This photo shows only a tiny part of the four thousand water bottles ready for runners crossing the finish line at a local event. I love the energy at races, and enjoy being a volunteer at a finish line, at an aid station along a course, or distributing timing chips in the predawn hours before a race. But four thousand unrecycled plastic water bottles makes me crazy! To see what 4000 water bottles looks like, click here. Multiply that by the thousands of race events just like this one across the United States every year.

Runners don't fit the old stereotype of "dumb jocks". They are, by and large, well-educated, self-motivated, disciplined, health-conscious, responsible and successful in the real world. Spending such a big chunk of their life running along the roads, trails, and sidewalks of America, they are usually disgusted by the litter they see. Even when they've run 6.2, 13.1, or 26.2 miles, the vast majority of runners place their water bottles in trash receptacles rather than litter. Unfortunately, most races don't provide any on-site opportunity for runners to recycle those finish line water bottles. If it's convenient, runners will recycle. If I can get crotchety condo residents to start recycling, races can get runners to recycle!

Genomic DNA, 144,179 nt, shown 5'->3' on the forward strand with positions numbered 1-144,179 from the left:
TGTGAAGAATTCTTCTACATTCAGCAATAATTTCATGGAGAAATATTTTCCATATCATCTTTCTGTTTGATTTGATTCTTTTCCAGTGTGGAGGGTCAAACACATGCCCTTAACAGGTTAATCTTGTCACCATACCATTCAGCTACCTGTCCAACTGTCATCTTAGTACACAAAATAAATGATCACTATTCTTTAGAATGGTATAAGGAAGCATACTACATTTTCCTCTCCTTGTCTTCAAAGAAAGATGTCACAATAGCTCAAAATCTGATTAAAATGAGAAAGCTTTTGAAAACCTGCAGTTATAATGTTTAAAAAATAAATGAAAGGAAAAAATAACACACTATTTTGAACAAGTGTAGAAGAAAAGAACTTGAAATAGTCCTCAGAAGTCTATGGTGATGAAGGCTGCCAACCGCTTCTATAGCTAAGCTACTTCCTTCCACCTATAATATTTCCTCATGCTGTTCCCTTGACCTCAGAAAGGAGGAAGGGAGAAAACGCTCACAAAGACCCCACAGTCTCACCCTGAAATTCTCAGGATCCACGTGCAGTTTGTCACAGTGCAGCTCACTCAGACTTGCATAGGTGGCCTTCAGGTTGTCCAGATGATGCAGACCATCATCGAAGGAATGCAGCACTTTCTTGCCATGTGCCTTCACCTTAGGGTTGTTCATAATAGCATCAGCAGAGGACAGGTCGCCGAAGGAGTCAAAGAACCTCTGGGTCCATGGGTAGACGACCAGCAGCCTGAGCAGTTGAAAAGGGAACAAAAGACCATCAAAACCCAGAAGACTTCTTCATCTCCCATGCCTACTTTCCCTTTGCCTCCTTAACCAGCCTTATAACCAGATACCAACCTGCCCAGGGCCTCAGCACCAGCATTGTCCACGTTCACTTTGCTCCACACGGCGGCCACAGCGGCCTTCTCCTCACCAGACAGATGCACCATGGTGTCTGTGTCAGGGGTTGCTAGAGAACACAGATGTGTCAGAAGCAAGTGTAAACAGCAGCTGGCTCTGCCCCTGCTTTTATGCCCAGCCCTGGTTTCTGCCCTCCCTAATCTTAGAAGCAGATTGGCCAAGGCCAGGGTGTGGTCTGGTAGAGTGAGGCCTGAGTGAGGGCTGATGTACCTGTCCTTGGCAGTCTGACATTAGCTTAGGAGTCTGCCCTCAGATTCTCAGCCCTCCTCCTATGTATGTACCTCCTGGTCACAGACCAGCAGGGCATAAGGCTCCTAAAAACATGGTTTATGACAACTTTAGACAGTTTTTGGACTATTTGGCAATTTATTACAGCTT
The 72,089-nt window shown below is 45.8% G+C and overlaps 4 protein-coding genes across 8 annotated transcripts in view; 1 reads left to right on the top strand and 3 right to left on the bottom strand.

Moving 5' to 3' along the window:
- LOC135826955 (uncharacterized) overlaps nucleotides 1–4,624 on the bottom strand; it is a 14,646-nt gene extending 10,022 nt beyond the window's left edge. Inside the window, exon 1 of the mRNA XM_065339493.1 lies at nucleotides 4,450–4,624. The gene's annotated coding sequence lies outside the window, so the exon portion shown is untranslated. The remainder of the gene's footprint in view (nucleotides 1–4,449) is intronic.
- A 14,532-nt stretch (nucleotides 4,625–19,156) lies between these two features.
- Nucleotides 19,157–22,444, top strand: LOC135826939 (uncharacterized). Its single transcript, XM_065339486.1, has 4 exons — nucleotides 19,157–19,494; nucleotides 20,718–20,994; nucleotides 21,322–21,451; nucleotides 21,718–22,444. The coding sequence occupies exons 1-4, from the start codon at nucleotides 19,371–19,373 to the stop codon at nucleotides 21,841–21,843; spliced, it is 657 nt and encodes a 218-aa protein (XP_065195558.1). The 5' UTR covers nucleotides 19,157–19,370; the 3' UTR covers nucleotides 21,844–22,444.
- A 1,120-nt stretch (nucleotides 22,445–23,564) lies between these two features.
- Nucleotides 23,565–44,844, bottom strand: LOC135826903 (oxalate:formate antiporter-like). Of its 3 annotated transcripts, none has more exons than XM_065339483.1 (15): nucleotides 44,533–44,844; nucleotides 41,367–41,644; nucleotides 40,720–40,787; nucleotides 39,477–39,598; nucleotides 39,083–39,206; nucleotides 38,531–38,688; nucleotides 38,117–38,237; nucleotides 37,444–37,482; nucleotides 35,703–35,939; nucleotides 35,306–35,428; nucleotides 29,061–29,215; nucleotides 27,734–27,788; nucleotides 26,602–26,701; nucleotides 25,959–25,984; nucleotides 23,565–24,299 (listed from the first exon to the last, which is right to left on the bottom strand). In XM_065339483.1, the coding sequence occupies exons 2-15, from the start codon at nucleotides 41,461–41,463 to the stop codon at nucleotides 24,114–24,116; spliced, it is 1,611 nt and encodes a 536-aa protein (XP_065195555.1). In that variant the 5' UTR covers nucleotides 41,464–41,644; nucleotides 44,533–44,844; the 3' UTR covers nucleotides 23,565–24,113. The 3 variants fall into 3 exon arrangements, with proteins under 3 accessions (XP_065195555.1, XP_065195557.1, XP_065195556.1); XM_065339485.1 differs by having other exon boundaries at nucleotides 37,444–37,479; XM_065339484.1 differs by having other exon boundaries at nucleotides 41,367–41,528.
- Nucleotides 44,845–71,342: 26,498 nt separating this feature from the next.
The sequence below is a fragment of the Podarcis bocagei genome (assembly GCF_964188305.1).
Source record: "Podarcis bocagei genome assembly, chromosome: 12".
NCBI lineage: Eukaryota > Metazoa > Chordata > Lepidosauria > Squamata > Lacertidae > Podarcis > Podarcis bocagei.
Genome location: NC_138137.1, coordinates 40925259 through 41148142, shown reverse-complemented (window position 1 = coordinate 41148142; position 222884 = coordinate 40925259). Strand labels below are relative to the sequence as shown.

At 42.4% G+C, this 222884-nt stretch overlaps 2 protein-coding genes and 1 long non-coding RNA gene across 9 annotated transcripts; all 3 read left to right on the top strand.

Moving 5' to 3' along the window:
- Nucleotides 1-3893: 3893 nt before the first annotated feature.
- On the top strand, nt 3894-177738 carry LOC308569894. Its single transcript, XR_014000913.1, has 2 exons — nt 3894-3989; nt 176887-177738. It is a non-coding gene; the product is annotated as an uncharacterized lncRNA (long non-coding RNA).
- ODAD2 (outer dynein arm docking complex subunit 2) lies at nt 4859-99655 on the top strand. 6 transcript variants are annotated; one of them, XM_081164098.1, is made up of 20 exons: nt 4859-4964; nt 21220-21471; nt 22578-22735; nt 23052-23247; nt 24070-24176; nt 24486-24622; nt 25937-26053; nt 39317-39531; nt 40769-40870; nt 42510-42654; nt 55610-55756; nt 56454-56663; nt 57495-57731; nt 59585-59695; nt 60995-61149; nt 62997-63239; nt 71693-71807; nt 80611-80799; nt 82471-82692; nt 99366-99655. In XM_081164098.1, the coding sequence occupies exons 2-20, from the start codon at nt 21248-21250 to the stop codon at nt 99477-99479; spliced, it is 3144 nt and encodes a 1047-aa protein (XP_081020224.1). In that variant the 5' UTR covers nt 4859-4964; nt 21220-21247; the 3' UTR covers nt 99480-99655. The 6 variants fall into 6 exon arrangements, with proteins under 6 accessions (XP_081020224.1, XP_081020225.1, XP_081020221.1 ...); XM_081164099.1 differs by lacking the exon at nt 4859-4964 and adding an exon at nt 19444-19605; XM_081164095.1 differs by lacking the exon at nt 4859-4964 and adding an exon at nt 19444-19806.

It surprises me that organizations sponsoring race events aren't required by municipal parks departments to provide on-site recycling to keep all the bottles out of city landfills, and to keep parks clean. And why don't race organizers require the water sponsor for the race to provide recycling services? Would it really hurt Ozarka to haul those four thousand empty bottles to a recycling facility after such a captive audience advertising opportunity?